NEWTON, Kansas (Mennonite Mission Network) — On a frigid early morning last November, participants of Mennonite Mission Network's alumni service-learning tour struggled to pray through their lament and grief at a 15-foot-high border wall separating Douglas, Arizona, from Agua Prieta, Mexico.
Talks by Jack and Linda Knox, migrant advocates and members of Shalom Mennonite Fellowship in Tucson, Arizona, caused participants' heads to bow under the weight of the reality of the wall.
Some participants peered through slivers of light in the barren immovable structure that symbolized the current U.S. immigration policies that are tightening borders and traumatizing migrants and asylum seekers from Mexico and Central America. Family separations, deaths in the desert, deportations, and increasingly longer and more convoluted paths toward legal U.S. status are the bitter fruits of these policies.
The slivers of light symbolized the faith of the group, seeking peace in pain. A communal prayer time, led by Jack Knox, followed by individual prayers, helped participants to find some buoyancy amidst their burdens, some of them said. Sparking hope were stories about migrants pressing forward against all odds — in conjunction with ministries providing aid and solidarity amidst a pain-filled perseverance.
"After being exposed to all this, I am experiencing renewed hope," said Linda Van Loon, a SOOP (Service Opportunities with our Partners) alumna of Pueblo, Colorado. "We have witnessed how there are so many persons, who, often in hidden ways, are finding ways to serve and to help those in need."
Judy Harder, a SOOP alumna from Hillsboro, Kansas, joined her in hope. "Those in the 'trenches' seem to be accompanying others with grace, humility, courage, wisdom, persistence and integrity."
Advocates in adversity
Accompanying the Knoxes in the "trenches" is Vicky Chaidez, office manager at Fontera de Cristo, the migrant resource center alongside the border in Agua Prieta. The center ministers to asylum seekers and deportees. Chaidez joined the group in the morning prayer time and in crossing the border to tour the center.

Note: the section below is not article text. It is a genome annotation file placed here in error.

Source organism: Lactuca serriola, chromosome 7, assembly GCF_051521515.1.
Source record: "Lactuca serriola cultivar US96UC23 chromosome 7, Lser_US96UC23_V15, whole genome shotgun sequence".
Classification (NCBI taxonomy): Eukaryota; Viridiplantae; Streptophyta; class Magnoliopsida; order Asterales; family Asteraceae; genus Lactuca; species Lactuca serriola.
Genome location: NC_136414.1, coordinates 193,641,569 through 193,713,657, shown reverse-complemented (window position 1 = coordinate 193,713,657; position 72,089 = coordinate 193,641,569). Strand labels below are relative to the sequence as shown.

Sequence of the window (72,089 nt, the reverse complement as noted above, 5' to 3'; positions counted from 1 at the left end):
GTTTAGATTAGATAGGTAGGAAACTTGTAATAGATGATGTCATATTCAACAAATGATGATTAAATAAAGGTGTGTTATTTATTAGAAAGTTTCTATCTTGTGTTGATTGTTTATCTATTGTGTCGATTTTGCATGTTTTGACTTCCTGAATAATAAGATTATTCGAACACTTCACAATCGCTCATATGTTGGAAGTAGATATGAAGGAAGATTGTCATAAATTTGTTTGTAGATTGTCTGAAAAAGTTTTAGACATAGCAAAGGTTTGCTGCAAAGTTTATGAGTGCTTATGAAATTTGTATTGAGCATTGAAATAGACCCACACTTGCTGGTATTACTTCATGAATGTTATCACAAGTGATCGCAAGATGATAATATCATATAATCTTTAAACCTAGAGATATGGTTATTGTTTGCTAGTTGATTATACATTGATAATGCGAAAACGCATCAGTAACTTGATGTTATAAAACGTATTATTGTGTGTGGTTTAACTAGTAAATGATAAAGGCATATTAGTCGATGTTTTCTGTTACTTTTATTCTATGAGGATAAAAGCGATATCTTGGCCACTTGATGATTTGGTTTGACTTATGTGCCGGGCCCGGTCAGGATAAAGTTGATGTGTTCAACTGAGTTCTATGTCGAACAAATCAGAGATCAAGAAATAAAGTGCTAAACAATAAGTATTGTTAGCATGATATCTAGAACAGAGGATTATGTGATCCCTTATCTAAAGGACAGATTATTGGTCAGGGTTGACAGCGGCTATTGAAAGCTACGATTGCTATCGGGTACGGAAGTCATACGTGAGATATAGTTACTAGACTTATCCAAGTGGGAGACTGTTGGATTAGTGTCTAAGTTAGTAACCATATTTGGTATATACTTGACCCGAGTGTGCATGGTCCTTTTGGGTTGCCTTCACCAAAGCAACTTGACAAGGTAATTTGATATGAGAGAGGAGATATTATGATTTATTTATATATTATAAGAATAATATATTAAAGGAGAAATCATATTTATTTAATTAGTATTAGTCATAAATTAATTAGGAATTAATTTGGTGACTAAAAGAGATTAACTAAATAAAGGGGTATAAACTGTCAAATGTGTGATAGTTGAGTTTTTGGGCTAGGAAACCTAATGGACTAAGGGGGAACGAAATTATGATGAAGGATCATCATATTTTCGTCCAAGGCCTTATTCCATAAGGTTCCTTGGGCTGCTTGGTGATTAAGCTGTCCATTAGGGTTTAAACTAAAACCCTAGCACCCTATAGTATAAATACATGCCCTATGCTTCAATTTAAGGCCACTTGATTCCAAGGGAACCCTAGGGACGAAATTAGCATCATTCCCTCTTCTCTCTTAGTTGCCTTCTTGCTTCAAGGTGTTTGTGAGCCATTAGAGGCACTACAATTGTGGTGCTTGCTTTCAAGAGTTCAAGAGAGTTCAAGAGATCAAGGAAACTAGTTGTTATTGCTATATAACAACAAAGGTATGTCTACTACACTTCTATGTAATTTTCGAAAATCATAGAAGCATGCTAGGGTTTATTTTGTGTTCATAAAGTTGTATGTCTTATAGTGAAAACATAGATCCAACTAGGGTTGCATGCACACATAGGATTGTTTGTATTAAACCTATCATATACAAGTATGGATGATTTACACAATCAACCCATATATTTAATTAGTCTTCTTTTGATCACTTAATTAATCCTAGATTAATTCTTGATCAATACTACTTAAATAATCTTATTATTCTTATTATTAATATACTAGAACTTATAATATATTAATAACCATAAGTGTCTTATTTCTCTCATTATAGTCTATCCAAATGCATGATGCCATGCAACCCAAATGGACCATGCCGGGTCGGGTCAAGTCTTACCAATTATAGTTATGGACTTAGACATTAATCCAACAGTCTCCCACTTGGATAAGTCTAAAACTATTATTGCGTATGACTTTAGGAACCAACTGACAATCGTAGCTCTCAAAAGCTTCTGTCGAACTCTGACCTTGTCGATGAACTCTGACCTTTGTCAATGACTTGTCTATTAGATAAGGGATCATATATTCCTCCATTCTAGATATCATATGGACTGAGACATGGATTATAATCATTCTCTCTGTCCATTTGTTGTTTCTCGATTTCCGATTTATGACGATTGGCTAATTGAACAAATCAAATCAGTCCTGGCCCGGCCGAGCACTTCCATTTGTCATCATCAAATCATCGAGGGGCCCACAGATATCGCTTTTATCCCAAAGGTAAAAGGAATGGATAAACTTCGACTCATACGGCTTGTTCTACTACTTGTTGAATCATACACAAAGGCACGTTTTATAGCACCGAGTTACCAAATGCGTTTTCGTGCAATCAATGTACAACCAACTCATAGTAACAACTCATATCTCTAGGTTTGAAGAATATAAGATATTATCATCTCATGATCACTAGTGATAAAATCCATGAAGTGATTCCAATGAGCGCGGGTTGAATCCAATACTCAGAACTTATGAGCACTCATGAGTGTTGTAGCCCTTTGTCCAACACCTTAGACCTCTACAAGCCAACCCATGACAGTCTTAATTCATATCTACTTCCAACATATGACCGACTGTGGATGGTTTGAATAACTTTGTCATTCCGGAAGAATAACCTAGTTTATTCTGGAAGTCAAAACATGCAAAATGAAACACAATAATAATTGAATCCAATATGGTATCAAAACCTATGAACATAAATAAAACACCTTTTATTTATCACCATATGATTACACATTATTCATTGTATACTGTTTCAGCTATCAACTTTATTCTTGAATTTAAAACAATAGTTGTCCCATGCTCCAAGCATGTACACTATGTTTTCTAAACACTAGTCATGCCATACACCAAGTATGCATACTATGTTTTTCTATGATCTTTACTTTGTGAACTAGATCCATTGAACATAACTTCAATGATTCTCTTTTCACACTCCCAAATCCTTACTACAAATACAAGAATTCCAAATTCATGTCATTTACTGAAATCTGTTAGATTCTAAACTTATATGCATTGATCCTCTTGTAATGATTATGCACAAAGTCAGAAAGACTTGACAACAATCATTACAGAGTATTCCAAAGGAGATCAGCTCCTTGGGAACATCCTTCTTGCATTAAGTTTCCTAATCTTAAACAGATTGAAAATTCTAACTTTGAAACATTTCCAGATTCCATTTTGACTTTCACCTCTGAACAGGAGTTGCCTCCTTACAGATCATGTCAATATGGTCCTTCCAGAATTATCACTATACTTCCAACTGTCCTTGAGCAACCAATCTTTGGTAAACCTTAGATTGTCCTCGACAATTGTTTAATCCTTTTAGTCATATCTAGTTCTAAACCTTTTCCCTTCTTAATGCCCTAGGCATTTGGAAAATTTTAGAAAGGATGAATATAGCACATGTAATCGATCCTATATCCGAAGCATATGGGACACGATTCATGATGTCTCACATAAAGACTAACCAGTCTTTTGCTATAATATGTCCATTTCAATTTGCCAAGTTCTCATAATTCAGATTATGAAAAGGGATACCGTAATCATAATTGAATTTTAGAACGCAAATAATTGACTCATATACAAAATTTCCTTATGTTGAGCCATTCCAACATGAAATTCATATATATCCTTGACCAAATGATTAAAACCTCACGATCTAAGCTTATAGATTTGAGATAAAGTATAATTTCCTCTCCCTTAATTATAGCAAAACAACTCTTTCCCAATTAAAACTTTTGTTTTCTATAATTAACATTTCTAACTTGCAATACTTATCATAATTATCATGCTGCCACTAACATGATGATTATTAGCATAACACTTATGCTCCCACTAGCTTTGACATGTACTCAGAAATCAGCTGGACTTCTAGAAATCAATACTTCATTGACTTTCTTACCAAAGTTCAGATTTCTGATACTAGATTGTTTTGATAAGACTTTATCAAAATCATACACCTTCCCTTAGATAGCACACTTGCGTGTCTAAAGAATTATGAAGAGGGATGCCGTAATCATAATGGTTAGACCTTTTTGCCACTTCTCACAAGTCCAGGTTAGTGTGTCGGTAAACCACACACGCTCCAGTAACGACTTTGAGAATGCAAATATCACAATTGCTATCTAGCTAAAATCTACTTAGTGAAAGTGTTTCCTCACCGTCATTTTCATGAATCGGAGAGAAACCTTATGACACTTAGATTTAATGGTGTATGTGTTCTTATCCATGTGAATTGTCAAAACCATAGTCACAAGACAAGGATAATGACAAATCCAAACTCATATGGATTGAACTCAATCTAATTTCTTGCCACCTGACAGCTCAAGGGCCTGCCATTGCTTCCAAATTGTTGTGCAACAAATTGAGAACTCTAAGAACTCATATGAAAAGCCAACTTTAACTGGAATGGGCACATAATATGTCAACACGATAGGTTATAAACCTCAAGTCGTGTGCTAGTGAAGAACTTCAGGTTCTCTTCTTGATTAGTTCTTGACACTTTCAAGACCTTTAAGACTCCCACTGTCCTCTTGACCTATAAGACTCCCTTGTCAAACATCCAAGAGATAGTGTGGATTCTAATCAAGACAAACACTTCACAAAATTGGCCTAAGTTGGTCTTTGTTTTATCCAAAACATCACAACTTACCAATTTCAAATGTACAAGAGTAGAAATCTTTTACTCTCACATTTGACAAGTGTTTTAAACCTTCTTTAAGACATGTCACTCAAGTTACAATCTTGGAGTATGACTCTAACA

The center provides migrants with burritos, water, hot coffee, showers, basic medical care and children's toys. Daily staff members and volunteers also accompany migrants to the border to inquire about whether their "number" has come up for entry into the United States. Out of hundreds of migrants waiting each day, less than a handful are admitted.
"The entry point at Aqua Prieta is the final step in the asylum seekers' already very long journey before they begin the very long U.S. asylum process," Chaidez said. "Once they get across, they face the application process, a hearing, stays at detention centers, and fits and starts in connecting to sponsors."
Some migrants do not wait for this admittance, Jack Knox said. Instead, they "jump" the fence and attempt to walk through the desert into Tucson. They would rather risk dying from the dangers in the desert than risk deportation back to the violence and poverty of their homeland.
"We try to educate them about the dangers of the desert, including the fact that they will find very little water," Knox said. "Unless they find ranchers' water tanks, they usually die."
Evening vigil honors those who die in the desert
Those who die in the desert have been honored with a vigil in Douglas every Tuesday evening for the past 20 years. Groups gather for the vigil that snakes along the Pan American Highway. The tour group joined this vigil. Participants carried crosses etched with the names of the deceased, and took turns shouting out the names before setting their crosses down on the sidewalk next to the highway.
The evening vigil, coupled with the early morning prayer, helped participants to enter the story of the migrants, rather than only hearing about their stories, said Keith Harder, a SOOP alum of Hillsboro.
"The vigil was striking, because it was one of the few occasions during which I could enact something," Harder said. "It gave us a way to flesh out what we were experiencing with a community of other people. … It was a living encounter — not something we were watching on television."
To meet migrants in person would have made the encounter even more powerful, Harder said. However, because the group was visiting the area on Veteran's Day, a government holiday, detention centers were closed to tour visitors. In lieu of that direct exposure, Chaidez shared what migrants often tell her.
"A lot of the migrants say, 'We don't want people to think we were criminals. We are just seeking a better life,'" Chaidez said. "If we stay back there, our family members will be shot. Our fathers, our mothers, our children. We fear for our lives, so we migrate as entire families, to save our lives."
For a few reflective moments at the border wall, and in the resounding shouts of the vigil, the tour members joined the migrants in decrying policies that are provoking death rather than life.